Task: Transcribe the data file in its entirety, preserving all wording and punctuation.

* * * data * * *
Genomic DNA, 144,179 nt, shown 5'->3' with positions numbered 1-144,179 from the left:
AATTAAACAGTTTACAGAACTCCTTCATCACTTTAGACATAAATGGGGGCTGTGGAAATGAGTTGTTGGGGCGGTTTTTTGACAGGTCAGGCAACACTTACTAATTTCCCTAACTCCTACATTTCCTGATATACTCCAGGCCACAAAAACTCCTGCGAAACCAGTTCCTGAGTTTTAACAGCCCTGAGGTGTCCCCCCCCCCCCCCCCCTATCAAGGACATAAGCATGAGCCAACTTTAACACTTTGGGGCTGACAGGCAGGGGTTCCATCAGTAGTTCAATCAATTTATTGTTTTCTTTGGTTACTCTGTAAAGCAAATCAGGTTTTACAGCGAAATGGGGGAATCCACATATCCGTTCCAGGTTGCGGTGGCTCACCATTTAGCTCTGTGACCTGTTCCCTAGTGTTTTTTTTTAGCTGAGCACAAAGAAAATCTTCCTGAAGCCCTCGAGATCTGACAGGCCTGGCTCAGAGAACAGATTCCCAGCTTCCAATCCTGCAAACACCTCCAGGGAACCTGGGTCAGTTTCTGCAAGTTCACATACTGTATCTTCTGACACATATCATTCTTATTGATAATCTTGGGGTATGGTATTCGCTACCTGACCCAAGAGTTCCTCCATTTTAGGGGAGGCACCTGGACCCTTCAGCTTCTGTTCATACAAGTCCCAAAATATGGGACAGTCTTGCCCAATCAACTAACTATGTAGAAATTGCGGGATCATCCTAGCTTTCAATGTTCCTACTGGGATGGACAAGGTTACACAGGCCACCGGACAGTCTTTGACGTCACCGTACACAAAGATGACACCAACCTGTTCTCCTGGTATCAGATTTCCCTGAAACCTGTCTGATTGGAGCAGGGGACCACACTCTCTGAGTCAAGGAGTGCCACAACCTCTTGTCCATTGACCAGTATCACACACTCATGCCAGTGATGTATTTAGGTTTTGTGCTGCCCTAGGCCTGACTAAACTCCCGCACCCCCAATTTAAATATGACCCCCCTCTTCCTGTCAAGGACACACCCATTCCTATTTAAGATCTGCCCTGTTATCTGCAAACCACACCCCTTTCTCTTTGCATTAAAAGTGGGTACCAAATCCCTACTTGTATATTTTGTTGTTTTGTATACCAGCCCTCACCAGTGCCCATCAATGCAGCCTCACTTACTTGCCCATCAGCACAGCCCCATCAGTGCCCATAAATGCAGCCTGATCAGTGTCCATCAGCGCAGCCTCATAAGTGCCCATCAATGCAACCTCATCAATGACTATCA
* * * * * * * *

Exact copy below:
Genomic DNA, 144,179 nt, shown 5'->3' with positions numbered 1-144,179 from the left:
AATTAAACAGTTTACAGAACTCCTTCATCACTTTAGACATAAATGGGGGCTGTGGAAATGAGTTGTTGGGGCGGTTTTTTGACAGGTCAGGCAACACTTACTAATTTCCCTAACTCCTACATTTCCTGATATACTCCAGGCCACAAAAACTCCTGCGAAACCAGTTCCTGAGTTTTAACAGCCCTGAGGTGTCCCCCCCCCCCCCCCCCTATCAAGGACATAAGCATGAGCCAACTTTAACACTTTGGGGCTGACAGGCAGGGGTTCCATCAGTAGTTCAATCAATTTATTGTTTTCTTTGGTTACTCTGTAAAGCAAATCAGGTTTTACAGCGAAATGGGGGAATCCACATATCCGTTCCAGGTTGCGGTGGCTCACCATTTAGCTCTGTGACCTGTTCCCTAGTGTTTTTTTTTAGCTGAGCACAAAGAAAATCTTCCTGAAGCCCTCGAGATCTGACAGGCCTGGCTCAGAGAACAGATTCCCAGCTTCCAATCCTGCAAACACCTCCAGGGAACCTGGGTCAGTTTCTGCAAGTTCACATACTGTATCTTCTGACACATATCATTCTTATTGATAATCTTGGGGTATGGTATTCGCTACCTGACCCAAGAGTTCCTCCATTTTAGGGGAGGCACCTGGACCCTTCAGCTTCTGTTCATACAAGTCCCAAAATATGGGACAGTCTTGCCCAATCAACTAACTATGTAGAAATTGCGGGATCATCCTAGCTTTCAATGTTCCTACTGGGATGGACAAGGTTACACAGGCCACCGGACAGTCTTTGACGTCACCGTACACAAAGATGACACCAACCTGTTCTCCTGGTATCAGATTTCCCTGAAACCTGTCTGATTGGAGCAGGGGACCACACTCTCTGAGTCAAGGAGTGCCACAACCTCTTGTCCATTGACCAGTATCACACACTCATGCCAGTGATGTATTTAGGTTTTGTGCTGCCCTAGGCCTGACTAAACTCCCGCACCCCCAATTTAAATATGACCCCCCTCTTCCTGTCAAGGACACACCCATTCCTATTTAAGATCTGCCCTGTTATCTGCAAACCACACCCCTTTCTCTTTGCATTAAAAGTGGGTACCAAATCCCTACTTGTATATTTTGTTGTTTTGTATACCAGCCCTCACCAGTGCCCATCAATGCAGCCTCACTTACTTGCCCATCAGCACAGCCCCATCAGTGCCCATAAATGCAGCCTGATCAGTGTCCATCAGCGCAGCCTCATAAGTGCCCATCAATGCAACCTCATCAATGACTATCA